It currently has 1,290 open cases, with 2,237 that have been closed since its inception in March 2017, underscoring its need for more funding and better staffing, officials said.

In the most-prominent case of sexual abuse, former U.S. gymnastics trainer Larry Nassar pleaded guilty to sexually abusing gymnasts under his medical care over many years. Dozens of other high-profile gymnasts, including Aly Raisman, Gabby Douglas and McKayla Maroney, all former Olympic gold medalists, also accused him of abuse.

He was sentenced last year to 40 to 175 years in jail in just one case, but was also sentenced to jail for possession of child pornography.

The case has prompted firings, resignations and changes across the U.S. Olympic Committee and safeguards such as SafeSport.

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Posted On 18 Sep 2019

Scoreboard roundup — 9/17/19

Sports News Scoreboard roundup -- 9/17/19 https://linewsradio.com/scoreboard-roundup-9-17-19/ http://abcnewsradioonline.com/sports-news/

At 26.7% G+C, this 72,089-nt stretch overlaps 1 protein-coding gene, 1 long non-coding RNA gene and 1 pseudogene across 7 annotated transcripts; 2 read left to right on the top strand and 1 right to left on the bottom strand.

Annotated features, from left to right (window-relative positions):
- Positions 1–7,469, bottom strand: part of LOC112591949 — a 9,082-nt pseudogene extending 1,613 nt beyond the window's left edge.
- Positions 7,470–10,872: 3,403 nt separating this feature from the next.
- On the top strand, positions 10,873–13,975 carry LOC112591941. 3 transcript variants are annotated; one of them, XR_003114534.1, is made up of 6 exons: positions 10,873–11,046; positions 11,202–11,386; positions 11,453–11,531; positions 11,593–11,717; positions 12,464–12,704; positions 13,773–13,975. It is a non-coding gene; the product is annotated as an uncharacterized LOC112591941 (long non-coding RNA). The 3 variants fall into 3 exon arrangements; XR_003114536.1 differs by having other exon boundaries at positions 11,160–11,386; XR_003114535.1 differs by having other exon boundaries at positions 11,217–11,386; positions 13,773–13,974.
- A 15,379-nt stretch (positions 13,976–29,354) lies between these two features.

iStock(NEW YORK) — Here are the scores from Tuesday’s sports events:

MAJOR LEAGUE BASEBALL

INTERLEAGUE
Seattle 6, Pittsburgh 0
San Francisco 7, Boston 6 — 15 innings
LA Dodgers 7, Tampa Bay 5

AMERICAN LEAGUE

NY Yankees 8, LA Angels 0
Cleveland 7, Detroit 2
Toronto 8, Baltimore 5
Houston 4, Texas 1
Minnesota 9, Chi White Sox 8 — 12 innings
Oakland 2, Kansas City 1

NATIONAL LEAGUE
Milwaukee 3, San Diego 1
Philadelphia 5, Atlanta 4
Washington 6, St. Louis 2
Cincinnati 4, Chi Cubs 2
NY Mets 6, Colorado 1
Miami 12, Arizona 6

WOMEN’S NATIONAL BASKETBALL ASSOCIATION PLAYOFFS
Connecticut 84, Los Angeles 75
Washington 97, Las Vegas 95

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Posted On 18 Sep 2019